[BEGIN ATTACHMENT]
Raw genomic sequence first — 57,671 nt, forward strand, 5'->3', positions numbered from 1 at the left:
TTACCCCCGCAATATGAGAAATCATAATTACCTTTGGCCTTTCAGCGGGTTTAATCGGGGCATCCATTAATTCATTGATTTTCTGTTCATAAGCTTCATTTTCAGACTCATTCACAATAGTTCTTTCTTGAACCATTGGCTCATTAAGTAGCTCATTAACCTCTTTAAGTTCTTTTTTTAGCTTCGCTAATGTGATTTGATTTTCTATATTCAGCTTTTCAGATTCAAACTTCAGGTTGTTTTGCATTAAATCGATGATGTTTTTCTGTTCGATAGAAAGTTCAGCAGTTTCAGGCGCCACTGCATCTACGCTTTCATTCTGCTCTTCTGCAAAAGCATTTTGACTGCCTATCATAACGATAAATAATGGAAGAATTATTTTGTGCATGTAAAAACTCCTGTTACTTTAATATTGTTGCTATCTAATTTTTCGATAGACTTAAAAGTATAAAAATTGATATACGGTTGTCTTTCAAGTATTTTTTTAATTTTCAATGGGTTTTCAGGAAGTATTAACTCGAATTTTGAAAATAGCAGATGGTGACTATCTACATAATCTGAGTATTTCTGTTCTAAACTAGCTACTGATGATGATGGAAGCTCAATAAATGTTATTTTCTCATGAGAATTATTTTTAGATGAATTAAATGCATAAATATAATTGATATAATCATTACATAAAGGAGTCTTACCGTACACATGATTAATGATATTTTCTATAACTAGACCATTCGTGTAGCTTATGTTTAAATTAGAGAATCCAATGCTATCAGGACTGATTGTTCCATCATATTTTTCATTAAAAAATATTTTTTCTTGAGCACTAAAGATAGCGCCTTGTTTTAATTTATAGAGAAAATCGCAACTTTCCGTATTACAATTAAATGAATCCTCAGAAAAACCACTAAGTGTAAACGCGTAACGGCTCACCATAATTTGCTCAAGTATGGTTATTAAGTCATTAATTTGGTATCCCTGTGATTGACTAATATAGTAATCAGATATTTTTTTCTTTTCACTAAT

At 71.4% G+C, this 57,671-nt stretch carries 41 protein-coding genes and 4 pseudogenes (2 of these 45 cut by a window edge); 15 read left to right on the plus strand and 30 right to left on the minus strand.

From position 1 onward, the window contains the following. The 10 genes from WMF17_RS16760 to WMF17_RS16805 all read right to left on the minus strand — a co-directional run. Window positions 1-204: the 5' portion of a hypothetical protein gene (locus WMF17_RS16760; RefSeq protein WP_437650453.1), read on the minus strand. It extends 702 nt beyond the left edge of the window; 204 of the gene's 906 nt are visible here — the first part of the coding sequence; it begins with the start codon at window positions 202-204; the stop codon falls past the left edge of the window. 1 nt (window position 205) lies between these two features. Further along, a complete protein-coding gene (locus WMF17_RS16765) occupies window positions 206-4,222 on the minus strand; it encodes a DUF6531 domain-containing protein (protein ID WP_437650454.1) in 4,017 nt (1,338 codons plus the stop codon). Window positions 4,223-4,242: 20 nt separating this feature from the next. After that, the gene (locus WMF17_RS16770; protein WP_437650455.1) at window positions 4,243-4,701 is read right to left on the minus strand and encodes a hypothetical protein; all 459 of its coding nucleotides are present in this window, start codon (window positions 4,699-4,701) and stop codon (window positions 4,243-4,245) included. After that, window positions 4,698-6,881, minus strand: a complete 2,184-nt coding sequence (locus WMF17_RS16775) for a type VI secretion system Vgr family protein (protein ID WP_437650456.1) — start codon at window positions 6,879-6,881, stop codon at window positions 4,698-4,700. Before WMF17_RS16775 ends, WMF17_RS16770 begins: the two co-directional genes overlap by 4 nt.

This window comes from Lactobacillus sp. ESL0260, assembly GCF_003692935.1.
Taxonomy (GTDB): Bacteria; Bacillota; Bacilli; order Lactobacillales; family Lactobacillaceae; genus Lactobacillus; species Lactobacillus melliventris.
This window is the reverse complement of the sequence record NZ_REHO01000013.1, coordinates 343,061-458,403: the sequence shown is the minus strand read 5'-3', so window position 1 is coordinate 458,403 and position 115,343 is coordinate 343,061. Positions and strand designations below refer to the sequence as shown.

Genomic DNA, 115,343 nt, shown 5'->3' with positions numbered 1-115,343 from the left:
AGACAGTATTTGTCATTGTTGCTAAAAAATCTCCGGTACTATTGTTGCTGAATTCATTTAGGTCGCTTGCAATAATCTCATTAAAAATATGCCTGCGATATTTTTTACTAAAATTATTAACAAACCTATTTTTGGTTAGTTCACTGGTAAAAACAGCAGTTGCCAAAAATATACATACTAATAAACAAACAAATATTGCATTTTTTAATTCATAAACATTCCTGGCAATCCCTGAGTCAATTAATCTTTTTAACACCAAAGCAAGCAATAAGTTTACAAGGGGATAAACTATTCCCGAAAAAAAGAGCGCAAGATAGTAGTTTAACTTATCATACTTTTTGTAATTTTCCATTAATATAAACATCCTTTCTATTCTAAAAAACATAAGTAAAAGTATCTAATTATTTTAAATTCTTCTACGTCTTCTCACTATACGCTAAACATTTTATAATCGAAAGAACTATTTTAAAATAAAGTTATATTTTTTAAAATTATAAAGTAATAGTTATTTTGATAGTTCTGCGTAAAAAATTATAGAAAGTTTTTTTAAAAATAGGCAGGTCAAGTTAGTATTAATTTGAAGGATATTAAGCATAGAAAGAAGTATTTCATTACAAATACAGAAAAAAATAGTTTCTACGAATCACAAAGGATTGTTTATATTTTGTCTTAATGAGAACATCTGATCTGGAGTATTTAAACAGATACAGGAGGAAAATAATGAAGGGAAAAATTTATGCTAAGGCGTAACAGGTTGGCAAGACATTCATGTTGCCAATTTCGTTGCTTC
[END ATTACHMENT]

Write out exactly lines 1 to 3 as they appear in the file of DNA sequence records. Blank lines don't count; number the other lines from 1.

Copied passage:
Raw genomic sequence first — 57,671 nt, forward strand, 5'->3', positions numbered from 1 at the left:
TTACCCCCGCAATATGAGAAATCATAATTACCTTTGGCCTTTCAGCGGGTTTAATCGGGGCATCCATTAATTCATTGATTTTCTGTTCATAAGCTTCATTTTCAGACTCATTCACAATAGTTCTTTCTTGAACCATTGGCTCATTAAGTAGCTCATTAACCTCTTTAAGTTCTTTTTTTAGCTTCGCTAATGTGATTTGATTTTCTATATTCAGCTTTTCAGATTCAAACTTCAGGTTGTTTTGCATTAAATCGATGATGTTTTTCTGTTCGATAGAAAGTTCAGCAGTTTCAGGCGCCACTGCATCTACGCTTTCATTCTGCTCTTCTGCAAAAGCATTTTGACTGCCTATCATAACGATAAATAATGGAAGAATTATTTTGTGCATGTAAAAACTCCTGTTACTTTAATATTGTTGCTATCTAATTTTTCGATAGACTTAAAAGTATAAAAATTGATATACGGTTGTCTTTCAAGTATTTTTTTAATTTTCAATGGGTTTTCAGGAAGTATTAACTCGAATTTTGAAAATAGCAGATGGTGACTATCTACATAATCTGAGTATTTCTGTTCTAAACTAGCTACTGATGATGATGGAAGCTCAATAAATGTTATTTTCTCATGAGAATTATTTTTAGATGAATTAAATGCATAAATATAATTGATATAATCATTACATAAAGGAGTCTTACCGTACACATGATTAATGATATTTTCTATAACTAGACCATTCGTGTAGCTTATGTTTAAATTAGAGAATCCAATGCTATCAGGACTGATTGTTCCATCATATTTTTCATTAAAAAATATTTTTTCTTGAGCACTAAAGATAGCGCCTTGTTTTAATTTATAGAGAAAATCGCAACTTTCCGTATTACAATTAAATGAATCCTCAGAAAAACCACTAAGTGTAAACGCGTAACGGCTCACCATAATTTGCTCAAGTATGGTTATTAAGTCATTAATTTGGTATCCCTGTGATTGACTAATATAGTAATCAGATATTTTTTTCTTTTCACTAAT

At 71.4% G+C, this 57,671-nt stretch carries 41 protein-coding genes and 4 pseudogenes (2 of these 45 cut by a window edge); 15 read left to right on the plus strand and 30 right to left on the minus strand.